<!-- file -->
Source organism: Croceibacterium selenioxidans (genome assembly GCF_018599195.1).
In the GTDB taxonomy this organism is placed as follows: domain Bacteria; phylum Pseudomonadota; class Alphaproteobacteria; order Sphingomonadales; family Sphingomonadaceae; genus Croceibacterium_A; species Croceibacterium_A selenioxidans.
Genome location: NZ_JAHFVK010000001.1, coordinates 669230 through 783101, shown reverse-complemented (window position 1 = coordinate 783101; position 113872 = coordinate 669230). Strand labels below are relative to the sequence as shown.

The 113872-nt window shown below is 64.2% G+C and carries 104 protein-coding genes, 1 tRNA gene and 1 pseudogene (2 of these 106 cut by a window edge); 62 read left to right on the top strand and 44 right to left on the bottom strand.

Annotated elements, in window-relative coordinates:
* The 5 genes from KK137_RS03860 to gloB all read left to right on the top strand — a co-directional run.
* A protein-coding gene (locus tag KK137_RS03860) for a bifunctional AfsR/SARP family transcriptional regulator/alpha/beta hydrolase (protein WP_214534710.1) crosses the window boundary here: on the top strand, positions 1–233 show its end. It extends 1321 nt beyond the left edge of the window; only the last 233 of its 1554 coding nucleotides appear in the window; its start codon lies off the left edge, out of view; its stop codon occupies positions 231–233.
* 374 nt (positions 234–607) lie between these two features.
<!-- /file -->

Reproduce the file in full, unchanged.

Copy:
Source organism: Croceibacterium selenioxidans (genome assembly GCF_018599195.1).
In the GTDB taxonomy this organism is placed as follows: domain Bacteria; phylum Pseudomonadota; class Alphaproteobacteria; order Sphingomonadales; family Sphingomonadaceae; genus Croceibacterium_A; species Croceibacterium_A selenioxidans.
Genome location: NZ_JAHFVK010000001.1, coordinates 669230 through 783101, shown reverse-complemented (window position 1 = coordinate 783101; position 113872 = coordinate 669230). Strand labels below are relative to the sequence as shown.

The 113872-nt window shown below is 64.2% G+C and carries 104 protein-coding genes, 1 tRNA gene and 1 pseudogene (2 of these 106 cut by a window edge); 62 read left to right on the top strand and 44 right to left on the bottom strand.

Annotated elements, in window-relative coordinates:
* The 5 genes from KK137_RS03860 to gloB all read left to right on the top strand — a co-directional run.
* A protein-coding gene (locus tag KK137_RS03860) for a bifunctional AfsR/SARP family transcriptional regulator/alpha/beta hydrolase (protein WP_214534710.1) crosses the window boundary here: on the top strand, positions 1–233 show its end. It extends 1321 nt beyond the left edge of the window; only the last 233 of its 1554 coding nucleotides appear in the window; its start codon lies off the left edge, out of view; its stop codon occupies positions 231–233.
* 374 nt (positions 234–607) lie between these two features.